I wasn’t always this way. When it first came out during my senior year of high school, I looooooooved it. I saw it with my best friend Jamie and a boy I would later regret dating. Jamie was the editor of the school newspaper. I made my extracurricular committment to choir, but wished I had room in my class schedule to write for The Clarion. I wanted to be William Miller, the fifteen-year-old journalist protagonist who fills in for director Cameron Crowe and his own (idealized?) experiences as a writer. Figuring I could catch up in college, I set my sights on UT’s journalism school. By graduation, I assumed I’d be working as a rock critic in New York City, perhaps following bands like Stillwater, the fictitious classic rock band based on The Allman Brothers Band that breaks (then promises to make) Miller’s career.
My hope of being a rock journalist was officially dashed the second time I was not hired as a writer for The Daily Texan‘s entertainment section. After this rejection, 19-year-old me reasoned that these fat cats were shills for the man with terrible taste in music. I might have even phrased it that way at the time. From here, I officially cast my lot with college radio.
It’s important to bring up music journalism, not only to burn on it out of bitter feelings of rejection. When this movie originally came out, it was a dangerous time for print publications like Rolling Stone and Spin, much like the early 70s was a dangerous time for rock music. 1973, the year this movie takes place, was a harbinger of the bloated, corporate, cool-hunting enterprise the mainstream music industry would become. By 2000, it had completely transformed into a deregulated, conglomerate behemoth, peddling a handful of marketable, palatable, and safe talent that could sell ancillary products and jack up the retail prices on those ancillary products, which the compact disc had become. Music listeners, irritated by ever-higher CD prices, began downloading illegally in earnest. Sometimes they were met with arrests and lawsuits. Sometimes those lawsuits were filed by the popular musicians they idolized. As a result of these actions, and some truly stupid strategies the music industry has used to push units, people are more incredulous of the music industry than ever.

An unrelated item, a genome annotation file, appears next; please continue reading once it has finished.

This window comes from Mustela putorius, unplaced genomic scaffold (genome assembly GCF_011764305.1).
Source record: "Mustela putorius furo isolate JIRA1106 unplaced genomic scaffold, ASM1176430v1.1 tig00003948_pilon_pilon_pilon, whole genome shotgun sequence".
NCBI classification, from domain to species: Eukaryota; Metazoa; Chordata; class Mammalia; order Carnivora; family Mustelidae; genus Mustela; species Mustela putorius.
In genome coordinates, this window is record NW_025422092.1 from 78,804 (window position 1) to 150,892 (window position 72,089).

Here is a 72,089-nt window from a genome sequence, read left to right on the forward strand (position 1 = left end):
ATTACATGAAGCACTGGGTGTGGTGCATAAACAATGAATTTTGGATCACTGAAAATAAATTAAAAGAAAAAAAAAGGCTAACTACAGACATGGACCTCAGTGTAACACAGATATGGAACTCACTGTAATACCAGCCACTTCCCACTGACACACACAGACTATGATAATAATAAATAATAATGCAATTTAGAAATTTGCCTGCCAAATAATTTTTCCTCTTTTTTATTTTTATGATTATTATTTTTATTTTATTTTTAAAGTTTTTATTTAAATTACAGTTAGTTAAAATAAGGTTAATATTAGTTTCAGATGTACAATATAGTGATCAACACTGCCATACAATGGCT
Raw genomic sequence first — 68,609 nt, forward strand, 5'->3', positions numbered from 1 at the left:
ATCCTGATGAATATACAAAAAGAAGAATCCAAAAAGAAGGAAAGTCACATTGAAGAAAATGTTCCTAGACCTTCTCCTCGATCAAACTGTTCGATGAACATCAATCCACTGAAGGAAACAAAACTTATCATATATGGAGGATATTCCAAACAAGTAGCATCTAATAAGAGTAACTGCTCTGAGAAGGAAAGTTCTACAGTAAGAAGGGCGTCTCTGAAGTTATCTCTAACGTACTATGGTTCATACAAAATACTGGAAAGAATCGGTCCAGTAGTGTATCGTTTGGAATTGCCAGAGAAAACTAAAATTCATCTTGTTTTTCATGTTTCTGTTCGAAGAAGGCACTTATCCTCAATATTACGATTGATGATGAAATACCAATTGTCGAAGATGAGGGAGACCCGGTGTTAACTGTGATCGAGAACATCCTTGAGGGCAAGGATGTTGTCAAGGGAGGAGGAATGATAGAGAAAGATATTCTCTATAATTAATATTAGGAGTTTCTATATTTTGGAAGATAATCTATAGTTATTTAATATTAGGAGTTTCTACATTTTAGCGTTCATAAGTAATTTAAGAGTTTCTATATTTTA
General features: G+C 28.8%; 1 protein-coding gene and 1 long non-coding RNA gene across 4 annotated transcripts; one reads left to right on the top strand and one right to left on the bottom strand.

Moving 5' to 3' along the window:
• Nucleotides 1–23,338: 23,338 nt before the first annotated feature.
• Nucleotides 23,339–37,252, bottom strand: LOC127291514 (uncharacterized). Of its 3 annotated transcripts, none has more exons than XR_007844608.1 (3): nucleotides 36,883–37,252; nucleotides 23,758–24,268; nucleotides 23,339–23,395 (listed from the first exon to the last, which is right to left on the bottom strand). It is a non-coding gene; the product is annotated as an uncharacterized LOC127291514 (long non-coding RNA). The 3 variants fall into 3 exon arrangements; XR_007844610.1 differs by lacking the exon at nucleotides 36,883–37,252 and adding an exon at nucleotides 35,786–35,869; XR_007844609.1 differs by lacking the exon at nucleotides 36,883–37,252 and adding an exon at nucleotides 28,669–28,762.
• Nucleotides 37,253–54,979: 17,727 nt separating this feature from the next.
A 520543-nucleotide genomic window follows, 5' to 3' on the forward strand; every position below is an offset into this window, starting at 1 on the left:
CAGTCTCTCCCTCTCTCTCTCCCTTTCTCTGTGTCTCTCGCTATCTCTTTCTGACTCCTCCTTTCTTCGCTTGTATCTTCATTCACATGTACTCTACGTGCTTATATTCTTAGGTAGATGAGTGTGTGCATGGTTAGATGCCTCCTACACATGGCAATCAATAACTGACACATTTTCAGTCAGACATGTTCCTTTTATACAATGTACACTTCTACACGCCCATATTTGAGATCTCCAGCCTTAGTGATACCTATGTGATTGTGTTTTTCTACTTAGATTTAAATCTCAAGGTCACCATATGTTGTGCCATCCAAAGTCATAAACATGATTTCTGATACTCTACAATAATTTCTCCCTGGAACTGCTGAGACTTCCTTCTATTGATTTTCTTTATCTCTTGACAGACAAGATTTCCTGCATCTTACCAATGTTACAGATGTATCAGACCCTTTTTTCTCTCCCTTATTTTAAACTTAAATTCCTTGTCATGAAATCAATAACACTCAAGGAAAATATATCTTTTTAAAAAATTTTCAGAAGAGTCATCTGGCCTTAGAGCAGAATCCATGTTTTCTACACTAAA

It’s important to bring in the Internet and the ubiquity of digital technology too, as online communication affected print journalism. Throughout the 2000s, publications scrambled to keep up circulation and readership. Some were bought and sold to other conglomerates. Some turned from monthlies to quarterlies. Some drastically changed their content and marketing campaigns (the saddest one for me was Spin, a high school favorite that was Rolling Stone‘s cool, younger sibling; by the time I entered graduate school, it packaged itself as the hipster version of Us and lagged behind e-zines like Pitchfork and Tiny Mix Tapes in its coverage of new music). Some shilled out to reality TV (looking at you, Rolling Stone). Some simply folded.
Along with publications, staffs shrunk due to budget cuts. Some folks survived the fall-out. Rob Sheffield came into the field from the academy and penned a touching memoir. Eric Weisbard became part of the academy, currently an American Studies professor at the University of Alabama. Some folks, like Sarah Lewitinn and Chuck Klosterman, became cults of personality. But others didn’t fare as well. Sia Michel lost her position as Spin‘s editor-and-chief, though was hired on to be The New York Times‘ pop music editor. At some places, an entertainment staff was whittled down to one person, if there was a department at all.